Later additions included a polygonal sacristy to the south of the choir, probably added in the late C14, and a Lady chapel of two bays to the east end, of the late C15. Also in the late 1400s, Prior Richard Singer built a new façade across the Prior’s Lodging, consisting of two galleries at ground and first floor levels, each with a series of unglazed openings. These front a pre-existing range, which tree-ring analysis has dated to c.1425. Prior Richard was also responsible for rebuilding the choir vault, which had begun to fail.

In 1540 the Priory fell victim to the Dissolution. Valuables were removed from the site, including lead from the church roof. The estate was either given or else sold to the King’s physician, Augustin de Augustini who then sold the priory to Thomas and Richard Lawley who owned other land in the Wenlock area. They converted the infirmary and Prior’s house into a dwelling which was called Abbey House as early as the C16. Building materials were stripped from the other monastery buildings, including the church. In the later C19 those isolated clumps of medieval stonework which still remained were joined by imported stonework and a picturesque garden was created amongst the ruins.

Excavations of the site took place in 1901 by the vicar of Much Wenlock, Dr Cranage, and in 1976 and the 1980s by Humphrey Woods.

Part of the Wenlock Priory site was originally included in the Schedule of monuments in 1915 and the upstanding remains of the Priory of St Milburga were subsequently listed at Grade I in 1950. The priory site, except for Abbey House and its garden, passed into the Guardianship of the Ministry of Works in 1964. The C19 additions were cleared and the footings of medieval walls and piers were exposed. The site is now in the care of English Heritage. The late C19/early C20 landscaped gardens at Wenlock were included in the Register of Historic Parks and Gardens at Grade II in 1986.



Details

PRINCIPAL ELEMENTS Wenlock Priory; the standing structural, earthwork and buried remains of a Cluniac Priory built between 1140 and 1180 and largely rebuilt from 1200 to 1240. Included are earlier, buried Roman remains adapted for use as a pre-Cluniac Saxon monastery.

DESCRIPTION The earliest upstanding remains on the site include the Chapter House and parts of the Lavatorium and Dormitory range. The Infirmary Hall and Reredorter also date from this period, but are in domestic use and listed at Grade I and excluded from the scheduling. The Chamber Block to the west of the Reredorter is also in domestic use and also listed at Grade I and excluded from the scheduling.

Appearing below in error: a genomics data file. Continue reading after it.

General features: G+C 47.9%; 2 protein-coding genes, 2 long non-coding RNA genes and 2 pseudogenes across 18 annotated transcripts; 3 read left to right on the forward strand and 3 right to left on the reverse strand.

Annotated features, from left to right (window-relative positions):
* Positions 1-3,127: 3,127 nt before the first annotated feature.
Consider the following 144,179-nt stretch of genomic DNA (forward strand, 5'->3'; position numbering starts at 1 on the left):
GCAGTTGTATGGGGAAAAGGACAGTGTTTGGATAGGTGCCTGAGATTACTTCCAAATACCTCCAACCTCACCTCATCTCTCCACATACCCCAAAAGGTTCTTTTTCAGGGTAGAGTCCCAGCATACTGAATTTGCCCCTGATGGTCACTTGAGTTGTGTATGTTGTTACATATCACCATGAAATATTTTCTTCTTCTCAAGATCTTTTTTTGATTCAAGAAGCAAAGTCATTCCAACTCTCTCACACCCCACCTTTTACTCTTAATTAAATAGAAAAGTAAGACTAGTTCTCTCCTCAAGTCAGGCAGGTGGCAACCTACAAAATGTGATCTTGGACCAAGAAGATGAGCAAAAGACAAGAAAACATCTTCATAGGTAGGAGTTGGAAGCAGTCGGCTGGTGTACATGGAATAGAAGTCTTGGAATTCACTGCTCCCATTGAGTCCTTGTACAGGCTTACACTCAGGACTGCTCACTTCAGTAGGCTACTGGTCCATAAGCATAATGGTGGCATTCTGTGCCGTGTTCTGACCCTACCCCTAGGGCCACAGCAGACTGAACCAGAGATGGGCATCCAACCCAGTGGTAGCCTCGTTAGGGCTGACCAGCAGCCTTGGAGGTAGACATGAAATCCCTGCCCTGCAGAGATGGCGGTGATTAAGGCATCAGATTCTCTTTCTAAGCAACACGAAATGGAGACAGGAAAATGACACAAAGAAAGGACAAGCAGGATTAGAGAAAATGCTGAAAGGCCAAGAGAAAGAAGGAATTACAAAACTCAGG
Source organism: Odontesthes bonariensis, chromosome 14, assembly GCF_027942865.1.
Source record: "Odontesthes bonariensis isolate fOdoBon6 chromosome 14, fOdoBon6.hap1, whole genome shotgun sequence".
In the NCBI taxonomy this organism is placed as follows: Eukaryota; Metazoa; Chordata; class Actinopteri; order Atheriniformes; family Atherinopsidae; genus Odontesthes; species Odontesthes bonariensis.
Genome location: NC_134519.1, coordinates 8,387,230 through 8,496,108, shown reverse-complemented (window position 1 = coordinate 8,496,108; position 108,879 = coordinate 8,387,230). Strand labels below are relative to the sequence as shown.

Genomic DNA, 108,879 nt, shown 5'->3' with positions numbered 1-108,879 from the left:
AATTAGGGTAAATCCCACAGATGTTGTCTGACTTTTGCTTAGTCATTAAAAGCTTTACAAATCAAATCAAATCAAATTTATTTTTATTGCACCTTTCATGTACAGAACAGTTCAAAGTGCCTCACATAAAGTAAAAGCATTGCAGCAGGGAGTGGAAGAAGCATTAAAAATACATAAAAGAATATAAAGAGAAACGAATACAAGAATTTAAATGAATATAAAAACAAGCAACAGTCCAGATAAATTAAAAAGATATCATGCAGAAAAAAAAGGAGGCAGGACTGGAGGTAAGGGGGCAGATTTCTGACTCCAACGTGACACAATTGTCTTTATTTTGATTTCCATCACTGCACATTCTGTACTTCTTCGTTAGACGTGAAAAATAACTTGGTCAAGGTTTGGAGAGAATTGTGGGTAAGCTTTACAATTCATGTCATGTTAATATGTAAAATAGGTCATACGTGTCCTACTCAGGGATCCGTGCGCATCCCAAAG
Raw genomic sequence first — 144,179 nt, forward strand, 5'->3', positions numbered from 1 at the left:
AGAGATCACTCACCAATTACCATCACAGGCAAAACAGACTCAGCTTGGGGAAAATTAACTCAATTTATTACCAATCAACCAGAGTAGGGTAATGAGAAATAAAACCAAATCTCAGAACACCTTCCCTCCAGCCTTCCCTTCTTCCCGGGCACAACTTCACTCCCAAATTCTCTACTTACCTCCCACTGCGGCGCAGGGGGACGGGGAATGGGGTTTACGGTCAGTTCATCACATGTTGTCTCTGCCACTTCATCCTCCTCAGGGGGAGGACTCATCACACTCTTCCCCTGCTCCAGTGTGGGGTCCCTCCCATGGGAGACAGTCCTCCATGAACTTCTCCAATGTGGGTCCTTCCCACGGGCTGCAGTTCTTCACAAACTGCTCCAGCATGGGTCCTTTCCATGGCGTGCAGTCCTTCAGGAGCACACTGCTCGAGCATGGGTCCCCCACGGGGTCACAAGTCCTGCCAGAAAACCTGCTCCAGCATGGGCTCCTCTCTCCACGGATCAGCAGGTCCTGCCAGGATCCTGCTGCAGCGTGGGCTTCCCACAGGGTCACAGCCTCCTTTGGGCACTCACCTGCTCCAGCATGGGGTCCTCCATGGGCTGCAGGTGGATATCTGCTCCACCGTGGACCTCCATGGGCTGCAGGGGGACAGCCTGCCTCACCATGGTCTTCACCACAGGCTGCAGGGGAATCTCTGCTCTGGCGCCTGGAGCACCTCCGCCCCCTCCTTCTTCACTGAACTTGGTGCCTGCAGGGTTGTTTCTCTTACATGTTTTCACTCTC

The CHAPTER HOUSE measures approximately 15m by 8m. Walls to the north, south and west sides rise to almost their full height, including the springing of the ribs, but the vault of three bays does not survive. The front to the cloister has three arches; a central doorway flanked by windows. Each had nook shafts which have now gone, but the arches have rich moulding of chevron and scallops dotted with pellets. Inside, the flank walls have a plain dado against which the monks sat, above which are three tiers of intersecting arches, carved in relief and supported by miniature columns.

Immediately to the south of the chapter house is the DORMITORY range. Survival is fragmentary above ground and confined to the blank west gable end which stands to nearly full height.

The LAVATORIUM is set in the south-western corner of the cloister garth, close to the door to the refectory. The octagonal, external walls do not survive above ground level, but the central cistern and bowl of Wenlock marble were excavated in 1878 from beneath a grassy mound and found to be of two dates. The circular cistern is of c.1180-90 with a fluted interior and foliage to its outer face. This feeds a trough, where the monks washed. The trough is of c.1220, but included relief panels of the earlier date, including depictions of Christ and the Apostles. The original panels have now been removed for safe storage and replicas inserted.

Later upstanding remains on the site include parts of the C13 church and refectory and the polygonal sacristy of the late C14 and the Lady chapel of the C15.

The CHURCH has a nave of eight bays and a choir of seven bays. The transepts each have three bays, with eastern side chapels. It seems likely that a central tower was built or planned, judging from the size of the central piers. The lengthy choir probably also contained the shrine of St Milburga at its eastern end. Archaeological excavation has established that the Norman church had a similar width to the nave and aisles, although the overall length was much less. The plan of the C13 building had certain peculiarities, including a laver to the west wall of the south transept. On the opposite side of this wall was a three bay library, which faced onto the east side of the cloister. It had a central arched doorway flanked by windows, but the two lateral window openings were widened to form the present wide doorways after the Dissolution when the buildings were used as a farm.